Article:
United Players' Present Laughter with Edward Foy, Melanie Reich and Corina Akeson
Corina Akeson


posterUnited Players
Present Laughter by Noël Coward

Dates and Venue 9 November – 2 December 2012, 8pm (2pm matinee on Dec 2) | Jericho Arts Centre, 1675 Discovery Street

Reviewers R W Eberle & Ed Farolan

Noel Coward's Present Laughter may well be an original precursor of the television show Entourage. Coward's play pivots around the scandals of stage star Gary Essendine and his sordid set-tos with assorted groupies or associates, most of whom are far more confronting than sycophantic. 

Edward Foy brings a disarming, self-possessed sense of composure to his role as Essendine, an aging actor whose libido lands him in one amusing predicament after another.  In one memorable scene-stealing performance with Foy, his housekeeper Miss Erickson played admirably by Diana Sandberg responds to his questions about her friend the medium by pitching to both ends of her vocal register as she tells him that "sometimes she will sing high high up like a bird and at other times she may make a little bark."” 

The United Players production of Present Laughter also evinces a range of acting abilities, some high, some low, some with a muddling middle sense of show. With the lion's share of the lines, Foy makes for a voluble stage presence.  He is passionate and persuasive. His performance is a high note.

Lara Rose Tansey is stolidly adept in her matronly manner as Liz Essendine, but it is hard to imagine Gary Essendine would ever fall for, let alone marry her.  This performance is mid-range. Corina Akeson has no trouble at all steaming up the set as Joanna Lyppiatt. She is particularly convincing in her role as a sexual predator, and the power of her performance makes Gary's surprising reaction to her dramatic final farewell all that much more revealing in terms of his character development.  The script characterizes Joanna as stereotypical.  To quote Shakespeare, she "kisses by the book." But then again, Ms. Akeson's performance is real 'page-burner.'

Seth Little embellishes his Roland Maule with an ample array of emotional nuances and amusing physical quirks.  His performance may not be quite as over the top as some might play this role, but he does a very good job of coming across as being more than a little bit off his rocker. Christofer Prichet as Morris Dixon and Paul Griggs as Henry Lyppiatt are warm bodies in  expensive suits.  It is difficult to distinguish their characters, because they don't do all that much with expressions or making a physical impression to extinguish the palpable sense that they are really the same character. Their performance is at the lower end of the scale.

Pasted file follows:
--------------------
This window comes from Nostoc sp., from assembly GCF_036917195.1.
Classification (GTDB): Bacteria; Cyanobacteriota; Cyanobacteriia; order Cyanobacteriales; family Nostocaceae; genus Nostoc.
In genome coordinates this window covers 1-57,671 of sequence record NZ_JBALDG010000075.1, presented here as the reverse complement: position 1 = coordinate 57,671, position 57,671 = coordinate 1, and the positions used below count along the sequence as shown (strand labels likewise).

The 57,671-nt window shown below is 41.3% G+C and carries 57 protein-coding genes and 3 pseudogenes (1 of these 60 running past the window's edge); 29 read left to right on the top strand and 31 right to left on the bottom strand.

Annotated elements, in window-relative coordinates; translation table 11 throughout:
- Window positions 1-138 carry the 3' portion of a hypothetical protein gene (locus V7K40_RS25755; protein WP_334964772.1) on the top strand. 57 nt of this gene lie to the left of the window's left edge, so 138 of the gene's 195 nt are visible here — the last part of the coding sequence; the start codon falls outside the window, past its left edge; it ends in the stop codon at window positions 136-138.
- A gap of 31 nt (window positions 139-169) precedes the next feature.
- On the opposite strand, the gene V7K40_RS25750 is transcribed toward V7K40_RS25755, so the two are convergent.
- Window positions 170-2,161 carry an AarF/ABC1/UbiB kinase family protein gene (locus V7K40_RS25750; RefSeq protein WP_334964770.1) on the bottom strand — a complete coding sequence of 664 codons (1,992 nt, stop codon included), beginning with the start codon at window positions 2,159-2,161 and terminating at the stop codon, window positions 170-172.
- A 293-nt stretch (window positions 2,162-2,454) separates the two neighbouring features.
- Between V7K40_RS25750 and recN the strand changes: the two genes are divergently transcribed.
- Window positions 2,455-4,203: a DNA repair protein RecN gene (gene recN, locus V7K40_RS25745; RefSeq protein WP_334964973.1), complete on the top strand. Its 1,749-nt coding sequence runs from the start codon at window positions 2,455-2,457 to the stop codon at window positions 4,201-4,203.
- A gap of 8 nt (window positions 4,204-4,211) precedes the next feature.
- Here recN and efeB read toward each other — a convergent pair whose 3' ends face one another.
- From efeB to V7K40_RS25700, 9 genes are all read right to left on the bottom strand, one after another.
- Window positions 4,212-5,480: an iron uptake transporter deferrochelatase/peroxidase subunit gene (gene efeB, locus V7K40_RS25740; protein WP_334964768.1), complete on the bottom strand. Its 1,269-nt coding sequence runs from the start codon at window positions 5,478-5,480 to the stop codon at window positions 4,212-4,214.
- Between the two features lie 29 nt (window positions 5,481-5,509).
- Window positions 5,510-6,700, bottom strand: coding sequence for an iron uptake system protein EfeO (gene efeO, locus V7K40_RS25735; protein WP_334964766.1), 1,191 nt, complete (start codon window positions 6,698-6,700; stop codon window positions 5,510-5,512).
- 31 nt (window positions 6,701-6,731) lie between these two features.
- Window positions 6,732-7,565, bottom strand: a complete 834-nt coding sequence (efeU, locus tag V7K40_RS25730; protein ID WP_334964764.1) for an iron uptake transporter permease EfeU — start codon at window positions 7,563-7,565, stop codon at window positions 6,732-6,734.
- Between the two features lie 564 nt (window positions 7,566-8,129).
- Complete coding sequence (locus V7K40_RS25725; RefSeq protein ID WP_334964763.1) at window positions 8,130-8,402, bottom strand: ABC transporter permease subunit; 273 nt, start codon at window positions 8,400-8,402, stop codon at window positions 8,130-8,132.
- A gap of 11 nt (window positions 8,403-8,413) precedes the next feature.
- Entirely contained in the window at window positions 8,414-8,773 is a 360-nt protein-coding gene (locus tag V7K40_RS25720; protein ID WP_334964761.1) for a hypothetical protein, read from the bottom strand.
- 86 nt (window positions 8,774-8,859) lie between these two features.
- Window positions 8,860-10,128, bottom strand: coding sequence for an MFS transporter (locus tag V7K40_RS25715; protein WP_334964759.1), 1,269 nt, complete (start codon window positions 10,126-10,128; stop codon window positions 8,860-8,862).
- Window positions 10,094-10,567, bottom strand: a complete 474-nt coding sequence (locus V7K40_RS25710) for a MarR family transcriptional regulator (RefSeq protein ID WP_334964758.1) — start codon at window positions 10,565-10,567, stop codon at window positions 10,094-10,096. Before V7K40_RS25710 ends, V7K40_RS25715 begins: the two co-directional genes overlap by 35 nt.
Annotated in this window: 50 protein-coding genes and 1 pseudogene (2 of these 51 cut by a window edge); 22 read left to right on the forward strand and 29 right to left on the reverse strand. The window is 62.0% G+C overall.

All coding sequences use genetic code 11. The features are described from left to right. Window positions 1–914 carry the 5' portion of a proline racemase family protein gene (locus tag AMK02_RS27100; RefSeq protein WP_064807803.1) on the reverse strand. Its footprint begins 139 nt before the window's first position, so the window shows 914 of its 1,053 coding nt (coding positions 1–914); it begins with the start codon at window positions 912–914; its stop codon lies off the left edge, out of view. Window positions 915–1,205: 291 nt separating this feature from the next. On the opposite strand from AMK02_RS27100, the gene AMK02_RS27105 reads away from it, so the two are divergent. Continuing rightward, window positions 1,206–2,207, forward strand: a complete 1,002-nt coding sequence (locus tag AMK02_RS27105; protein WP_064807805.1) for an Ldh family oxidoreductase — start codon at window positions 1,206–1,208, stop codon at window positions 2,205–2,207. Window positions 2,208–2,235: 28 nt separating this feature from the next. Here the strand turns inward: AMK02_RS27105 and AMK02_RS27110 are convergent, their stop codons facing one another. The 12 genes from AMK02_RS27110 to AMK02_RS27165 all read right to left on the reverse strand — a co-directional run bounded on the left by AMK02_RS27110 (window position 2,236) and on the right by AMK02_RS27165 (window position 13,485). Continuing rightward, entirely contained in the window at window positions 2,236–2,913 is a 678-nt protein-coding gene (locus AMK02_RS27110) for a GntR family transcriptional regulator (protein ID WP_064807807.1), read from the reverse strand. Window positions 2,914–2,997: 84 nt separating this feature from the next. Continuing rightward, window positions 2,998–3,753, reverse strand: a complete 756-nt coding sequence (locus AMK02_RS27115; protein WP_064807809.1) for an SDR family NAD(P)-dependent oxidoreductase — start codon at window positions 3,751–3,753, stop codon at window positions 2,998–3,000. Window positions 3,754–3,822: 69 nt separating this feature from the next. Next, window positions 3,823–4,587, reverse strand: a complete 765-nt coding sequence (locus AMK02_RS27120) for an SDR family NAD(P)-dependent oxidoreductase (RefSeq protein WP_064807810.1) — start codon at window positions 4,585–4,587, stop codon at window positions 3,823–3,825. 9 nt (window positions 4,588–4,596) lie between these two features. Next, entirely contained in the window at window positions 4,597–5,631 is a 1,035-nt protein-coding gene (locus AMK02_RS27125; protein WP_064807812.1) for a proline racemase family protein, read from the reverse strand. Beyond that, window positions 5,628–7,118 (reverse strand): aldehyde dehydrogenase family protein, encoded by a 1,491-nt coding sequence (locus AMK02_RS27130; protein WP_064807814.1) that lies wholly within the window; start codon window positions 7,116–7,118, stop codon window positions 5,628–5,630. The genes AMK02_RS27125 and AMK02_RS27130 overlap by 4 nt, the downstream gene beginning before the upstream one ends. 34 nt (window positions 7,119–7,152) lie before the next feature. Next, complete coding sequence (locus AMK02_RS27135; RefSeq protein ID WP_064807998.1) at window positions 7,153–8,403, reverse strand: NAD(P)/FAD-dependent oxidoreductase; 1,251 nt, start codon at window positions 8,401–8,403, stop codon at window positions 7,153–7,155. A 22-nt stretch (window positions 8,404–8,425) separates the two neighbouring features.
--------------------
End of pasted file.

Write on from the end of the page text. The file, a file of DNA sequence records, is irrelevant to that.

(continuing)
In some respects, director Adam Henderson may be making the point that certain associates in any entourage may tend to be a bit redundant.  Then again, maybe Coward wrote them that way to accentuate his flamboyant lead character.  In any event, although a few of the performances in this production may be uneven, there is still a great deal to recommend.  In the end, it will leave you full of laughter, both present and enduring. RWE


Sophistication and elegance are the key words to Noël Coward's plays, and here, thanks to costume designers Jui Kang and Megan Kennedy, the play was able to exude the ambience of the period between the two world wars. Adam Henderson's fast-paced direction also contributed to another successful mise-en-scene of this period comedy.

I was most impressed by Edward Foy (Gary Essendine) whose line delivery was flawless. I also fancied Corina Akeson's portrayal of the seductive Joanna Lyppiatt. What a stark contrast from her role in George Walker's Motel in this year's Fringe. A fine actress indeed. I was amused likewise by Melanie Reich (Daphne Stillington) whose quivery edgy voice made for the hopelessly in love young 21-year old.

The supporting actors were terrific. The audience enjoyed the nutty Seth Little (Roland Maule), the ever-faithful wife Liz Essendine (Lara Rose Tansey), the Scandinavian maid Miss Erikson played with a perfect Swedish accent by Diana Sandberg, the ever-loyal secretary, Monica Reed (Rebecca Walters), the aristocratic Lady Saltburn (Christine McBeath), the theatrics of C. Christofer Pritchett (Morris Dixon), the comic gesticulations of Paul Griegs (Henry Lypiatt), and the facial expressions of Broadus Mattison (Fred).

Accolades to Sean Malmas for his set and Michael Methot for the lighting design. Kudos to Andree Karas for another fine production and an almost sold-out house last Sunday, November 11th. EF

© 2012 RW Eberle & Ed Farolan